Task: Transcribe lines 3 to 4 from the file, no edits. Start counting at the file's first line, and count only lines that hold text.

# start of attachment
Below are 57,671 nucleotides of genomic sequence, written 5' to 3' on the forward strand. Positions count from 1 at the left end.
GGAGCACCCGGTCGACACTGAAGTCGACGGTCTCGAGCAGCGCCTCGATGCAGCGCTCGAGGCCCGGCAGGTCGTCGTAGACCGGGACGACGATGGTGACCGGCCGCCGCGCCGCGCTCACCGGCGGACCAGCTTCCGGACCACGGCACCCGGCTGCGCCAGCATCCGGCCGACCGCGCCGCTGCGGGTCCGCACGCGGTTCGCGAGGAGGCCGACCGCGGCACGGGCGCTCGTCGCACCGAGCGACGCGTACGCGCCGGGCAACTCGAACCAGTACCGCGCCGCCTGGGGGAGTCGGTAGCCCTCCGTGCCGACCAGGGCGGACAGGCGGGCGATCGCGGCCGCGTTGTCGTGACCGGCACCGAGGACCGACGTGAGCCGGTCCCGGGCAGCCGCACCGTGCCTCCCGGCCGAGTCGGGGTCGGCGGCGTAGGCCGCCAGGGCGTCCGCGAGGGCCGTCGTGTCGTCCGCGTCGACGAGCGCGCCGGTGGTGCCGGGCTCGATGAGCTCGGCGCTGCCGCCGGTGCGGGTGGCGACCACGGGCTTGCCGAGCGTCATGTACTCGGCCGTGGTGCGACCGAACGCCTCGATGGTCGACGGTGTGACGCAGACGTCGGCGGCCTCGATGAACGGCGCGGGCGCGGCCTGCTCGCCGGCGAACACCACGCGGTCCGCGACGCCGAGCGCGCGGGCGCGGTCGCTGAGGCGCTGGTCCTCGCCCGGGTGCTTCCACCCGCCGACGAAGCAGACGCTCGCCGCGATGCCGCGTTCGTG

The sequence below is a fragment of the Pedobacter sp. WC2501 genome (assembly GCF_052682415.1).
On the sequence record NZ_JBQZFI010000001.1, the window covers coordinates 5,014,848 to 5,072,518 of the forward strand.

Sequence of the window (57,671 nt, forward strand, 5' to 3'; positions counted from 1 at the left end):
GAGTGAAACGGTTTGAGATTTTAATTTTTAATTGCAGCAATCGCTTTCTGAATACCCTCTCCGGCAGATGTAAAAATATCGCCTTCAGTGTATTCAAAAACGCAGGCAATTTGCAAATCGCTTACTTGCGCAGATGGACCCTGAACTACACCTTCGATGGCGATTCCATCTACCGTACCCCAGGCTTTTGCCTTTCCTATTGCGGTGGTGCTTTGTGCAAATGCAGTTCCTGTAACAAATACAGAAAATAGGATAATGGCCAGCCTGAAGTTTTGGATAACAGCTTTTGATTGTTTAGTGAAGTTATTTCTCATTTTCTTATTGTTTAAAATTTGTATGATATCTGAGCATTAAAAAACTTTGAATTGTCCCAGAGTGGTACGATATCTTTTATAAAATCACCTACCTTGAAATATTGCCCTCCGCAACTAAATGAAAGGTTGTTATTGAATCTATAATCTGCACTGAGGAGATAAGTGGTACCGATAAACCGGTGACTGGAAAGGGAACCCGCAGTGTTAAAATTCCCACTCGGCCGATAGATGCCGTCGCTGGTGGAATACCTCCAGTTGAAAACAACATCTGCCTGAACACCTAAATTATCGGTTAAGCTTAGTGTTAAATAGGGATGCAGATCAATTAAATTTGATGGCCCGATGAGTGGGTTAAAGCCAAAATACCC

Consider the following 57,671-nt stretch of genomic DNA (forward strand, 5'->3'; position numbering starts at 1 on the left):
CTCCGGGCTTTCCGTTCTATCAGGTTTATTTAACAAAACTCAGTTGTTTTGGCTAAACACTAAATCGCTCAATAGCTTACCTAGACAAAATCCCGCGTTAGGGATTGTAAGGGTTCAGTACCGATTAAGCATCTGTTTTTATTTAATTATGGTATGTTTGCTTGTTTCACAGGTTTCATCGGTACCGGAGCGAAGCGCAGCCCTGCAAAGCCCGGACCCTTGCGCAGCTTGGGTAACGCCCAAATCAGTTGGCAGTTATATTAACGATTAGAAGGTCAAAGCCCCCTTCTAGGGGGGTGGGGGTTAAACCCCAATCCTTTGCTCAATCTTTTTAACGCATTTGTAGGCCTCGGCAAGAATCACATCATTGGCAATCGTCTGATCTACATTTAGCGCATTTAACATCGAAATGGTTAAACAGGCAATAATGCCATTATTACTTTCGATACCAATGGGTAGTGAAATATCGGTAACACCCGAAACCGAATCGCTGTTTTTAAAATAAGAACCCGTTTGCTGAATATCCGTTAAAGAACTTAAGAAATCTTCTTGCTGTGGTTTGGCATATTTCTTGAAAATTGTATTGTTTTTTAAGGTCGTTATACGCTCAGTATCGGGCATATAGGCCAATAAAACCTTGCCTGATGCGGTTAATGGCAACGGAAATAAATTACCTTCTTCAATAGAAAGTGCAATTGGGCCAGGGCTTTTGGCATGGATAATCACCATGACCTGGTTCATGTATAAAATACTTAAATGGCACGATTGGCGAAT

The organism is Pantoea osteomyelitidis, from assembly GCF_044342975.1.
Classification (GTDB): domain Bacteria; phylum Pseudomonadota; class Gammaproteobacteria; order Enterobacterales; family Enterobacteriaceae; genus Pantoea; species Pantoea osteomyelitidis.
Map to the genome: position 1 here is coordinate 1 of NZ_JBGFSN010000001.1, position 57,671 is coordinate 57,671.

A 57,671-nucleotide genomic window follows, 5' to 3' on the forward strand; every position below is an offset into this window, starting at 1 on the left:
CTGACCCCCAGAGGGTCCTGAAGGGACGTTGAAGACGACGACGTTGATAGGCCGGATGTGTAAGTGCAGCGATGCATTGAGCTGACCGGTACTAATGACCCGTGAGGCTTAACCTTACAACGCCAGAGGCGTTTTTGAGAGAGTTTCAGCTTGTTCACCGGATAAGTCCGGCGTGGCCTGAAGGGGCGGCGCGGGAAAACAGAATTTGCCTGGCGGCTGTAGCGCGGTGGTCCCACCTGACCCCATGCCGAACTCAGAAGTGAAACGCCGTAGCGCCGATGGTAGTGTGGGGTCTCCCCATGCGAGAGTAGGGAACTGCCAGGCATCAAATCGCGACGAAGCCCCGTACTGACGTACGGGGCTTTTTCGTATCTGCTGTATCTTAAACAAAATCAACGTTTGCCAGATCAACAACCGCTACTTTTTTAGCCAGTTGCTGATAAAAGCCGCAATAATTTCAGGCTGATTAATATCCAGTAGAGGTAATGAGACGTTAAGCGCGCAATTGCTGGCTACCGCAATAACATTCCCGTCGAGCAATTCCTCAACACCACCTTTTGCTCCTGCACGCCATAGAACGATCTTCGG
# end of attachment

The sequence below is a fragment of the Pedobacter sp. WC2501 genome (assembly GCF_052682415.1).
On the sequence record NZ_JBQZFI010000001.1, the window covers coordinates 5,014,848 to 5,072,518 of the forward strand.